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  • Apr 19, 2014
  • Updated: 10:08pm

A place less bustling to do some busking

PUBLISHED : Monday, 09 July, 2012, 12:00am
UPDATED : Monday, 09 July, 2012, 12:00am

It was about 8pm on a recent balmy evening and lone guitarist Tomii Chan Wai-yan was plucking his strings for the few passers-by who paused on their nightly stroll to listen to his performance. But most threw him no more than a glance or two before moving on.

This apparent lack of an audience, however, did not seem to bother the 19-year-old digital music and media student who had intentionally left the bustling Sai Yeung Choi Street in Mong Kok for this quiet spot on the Kwun Tong Promenade.

He is not alone. Joseph and Zoe von Hess of Head Clowns have also abandoned the heavy human traffic of Causeway Bay for smaller crowds in more remote corners in Central and Tsim Sha Tsui.

'Some people say [Mong Kok] is a real Mecca for busking. I don't think it is really,' said the Welsh musician, who started busking with his wife on Sai Yeung Choi Street three months ago. 'It's just a place where all the buskers squash together and you have to compete for space.'

The competition arises not just from other street performers, but also mobile phone contract salespeople and hawkers active on the street at night. It was also hard for the duo - who play light, funky folk music with a clarinet and a ukulele - to make themselves heard over amplified music from shops and LED billboards.

'We're an acoustic setup here; we're not that loud,' he said. 'So it's really not that good for us.'

They now play once or twice a week on Queen's Road Central and near the ferry pier in Tsim Sha Tsui, appreciating the more relaxed atmosphere and fewer run-ins with the police.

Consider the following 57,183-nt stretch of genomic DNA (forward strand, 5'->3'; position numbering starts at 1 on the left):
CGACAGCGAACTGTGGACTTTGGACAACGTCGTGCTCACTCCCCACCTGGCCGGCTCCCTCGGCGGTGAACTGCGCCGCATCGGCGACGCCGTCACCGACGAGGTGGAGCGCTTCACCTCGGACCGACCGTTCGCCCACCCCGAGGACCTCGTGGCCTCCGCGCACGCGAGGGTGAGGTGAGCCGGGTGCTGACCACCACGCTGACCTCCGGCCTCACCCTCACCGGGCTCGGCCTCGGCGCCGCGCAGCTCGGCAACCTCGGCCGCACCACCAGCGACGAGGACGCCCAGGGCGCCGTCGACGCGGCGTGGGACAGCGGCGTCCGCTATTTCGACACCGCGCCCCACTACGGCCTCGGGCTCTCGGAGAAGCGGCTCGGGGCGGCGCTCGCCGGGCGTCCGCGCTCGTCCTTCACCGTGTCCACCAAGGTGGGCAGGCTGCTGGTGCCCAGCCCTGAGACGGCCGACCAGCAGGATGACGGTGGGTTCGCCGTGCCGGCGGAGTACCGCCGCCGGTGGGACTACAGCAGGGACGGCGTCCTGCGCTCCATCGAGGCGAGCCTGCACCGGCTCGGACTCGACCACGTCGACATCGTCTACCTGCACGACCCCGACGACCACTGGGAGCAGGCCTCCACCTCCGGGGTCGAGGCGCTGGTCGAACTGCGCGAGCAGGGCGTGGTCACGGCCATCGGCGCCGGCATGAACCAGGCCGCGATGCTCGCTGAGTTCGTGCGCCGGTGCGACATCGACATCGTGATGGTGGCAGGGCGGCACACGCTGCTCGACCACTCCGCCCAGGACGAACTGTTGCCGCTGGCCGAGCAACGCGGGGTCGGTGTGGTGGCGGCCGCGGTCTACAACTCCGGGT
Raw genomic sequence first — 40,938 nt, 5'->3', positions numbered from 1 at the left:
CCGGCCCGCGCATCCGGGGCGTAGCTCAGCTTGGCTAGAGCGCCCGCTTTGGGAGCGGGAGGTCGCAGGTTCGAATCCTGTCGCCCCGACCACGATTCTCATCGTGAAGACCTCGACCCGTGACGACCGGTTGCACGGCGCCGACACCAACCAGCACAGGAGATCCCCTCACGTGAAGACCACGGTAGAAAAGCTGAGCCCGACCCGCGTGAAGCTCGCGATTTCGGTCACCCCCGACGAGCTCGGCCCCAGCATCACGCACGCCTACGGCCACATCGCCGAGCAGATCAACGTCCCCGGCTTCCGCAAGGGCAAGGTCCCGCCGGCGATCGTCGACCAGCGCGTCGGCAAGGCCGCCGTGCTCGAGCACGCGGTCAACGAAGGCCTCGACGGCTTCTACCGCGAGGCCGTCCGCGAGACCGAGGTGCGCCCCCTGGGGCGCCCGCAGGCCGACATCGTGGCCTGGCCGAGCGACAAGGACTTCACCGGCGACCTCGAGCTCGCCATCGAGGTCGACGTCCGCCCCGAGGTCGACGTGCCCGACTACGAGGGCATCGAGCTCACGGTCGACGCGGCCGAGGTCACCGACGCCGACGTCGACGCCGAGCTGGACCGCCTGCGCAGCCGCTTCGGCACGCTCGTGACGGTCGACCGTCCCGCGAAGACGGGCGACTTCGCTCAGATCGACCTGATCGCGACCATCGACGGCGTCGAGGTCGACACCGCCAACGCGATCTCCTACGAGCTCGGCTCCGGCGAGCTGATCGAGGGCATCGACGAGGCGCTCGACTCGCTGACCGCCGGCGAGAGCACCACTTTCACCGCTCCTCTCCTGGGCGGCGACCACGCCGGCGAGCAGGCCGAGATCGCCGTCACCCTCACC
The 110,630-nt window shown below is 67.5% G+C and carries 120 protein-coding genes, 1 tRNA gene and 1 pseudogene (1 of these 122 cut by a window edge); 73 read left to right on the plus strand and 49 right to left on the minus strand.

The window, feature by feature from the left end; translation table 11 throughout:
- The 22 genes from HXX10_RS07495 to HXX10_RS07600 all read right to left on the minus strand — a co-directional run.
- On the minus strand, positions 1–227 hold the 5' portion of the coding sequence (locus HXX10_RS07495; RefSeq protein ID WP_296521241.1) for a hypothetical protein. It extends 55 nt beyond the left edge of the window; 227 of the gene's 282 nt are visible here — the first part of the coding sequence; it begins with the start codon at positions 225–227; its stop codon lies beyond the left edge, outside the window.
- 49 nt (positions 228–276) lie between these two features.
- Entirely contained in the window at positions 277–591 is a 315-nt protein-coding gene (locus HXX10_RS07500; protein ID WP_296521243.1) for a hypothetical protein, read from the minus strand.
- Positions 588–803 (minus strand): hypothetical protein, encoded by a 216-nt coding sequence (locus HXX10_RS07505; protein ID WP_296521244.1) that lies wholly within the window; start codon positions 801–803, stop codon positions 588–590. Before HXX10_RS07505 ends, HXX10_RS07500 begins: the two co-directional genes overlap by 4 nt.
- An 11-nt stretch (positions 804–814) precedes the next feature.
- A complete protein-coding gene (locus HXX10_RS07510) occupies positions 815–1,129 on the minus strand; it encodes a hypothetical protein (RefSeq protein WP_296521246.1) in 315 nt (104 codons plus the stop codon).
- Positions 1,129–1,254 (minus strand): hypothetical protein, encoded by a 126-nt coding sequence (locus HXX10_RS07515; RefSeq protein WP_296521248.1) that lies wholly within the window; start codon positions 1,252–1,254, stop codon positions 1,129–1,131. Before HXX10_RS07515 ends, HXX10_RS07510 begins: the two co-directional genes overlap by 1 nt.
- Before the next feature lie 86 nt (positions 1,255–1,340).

Busking is legal in Hong Kong. A court ruling in 2010 stated that street performers and artists, including buskers, are protected under Article 34 of the Basic Law, which guarantees the freedom to engage in literary and artistic creation.

Andrew So Chun-chau, known as 'Mr Funny', was acquitted of obstructing a public place after he attracted 50 to 80 onlookers while juggling on Great George Street in Causeway Bay. His success has led to a rise in number of street performers congregating in Mong Kok and Causeway Bay.

Police say street performers must not break laws against obscenity, indecency or creating a nuisance. If they do, the police may issue verbal warnings, terminate the performance or charge the performers.

But Joseph von Hess said some officers were more zealous than others. 'They invoke any and every reason for moving us on, including telling us that busking is illegal, which is of course not true. The final straw came when a policeman told us there had been a noise complaint before we had even started playing!'

Chan, who began busking two years ago, was lured to the Kwun Tong Promenade not only because of its open space, but the buzz the district has as a hub for independent musicians.

Kwun Tong's old industrial harbour area is developing into a recreational district under the Kai Tak Outline Zoning Plan. Musical studios and practice rooms have moved there because of the lower rent and the freedom to make noise.

The operators of Hidden Agenda, a live performance venue in Kwun Tong, estimate that factory buildings in the district provide practice space for 80 per cent of Hong Kong's independent musicians.

'It's kind of like a gathering point for music workers in Hong Kong,' Chan said, 'They're moving their lives to Kwun Tong. They're moving their performances to Kwun Tong.'

Chan busks at Kwun Tong's promenade also because he can borrow hard-to-transport gear from friends who work in the music industry and live nearby. The MTR station is also close.

Lai Yin-chi, assistant artistic director of FM Theatre Power, a veteran in street performances, said busking culture had a chance to grow in Hong Kong as public attitudes change to one of tolerance.

Nathan Tse, a Kwun Tong resident who occasionally sees buskers at the promenade, said: 'I don't really have an opinion about busking. As long as it doesn't affect too many people, I don't care.'

Others such as Irene Leung, 19, a counselling and psychology major at the University of Hong Kong, admires buskers for their bravery and hopes that with time, busking will spread to other areas of Hong Kong.

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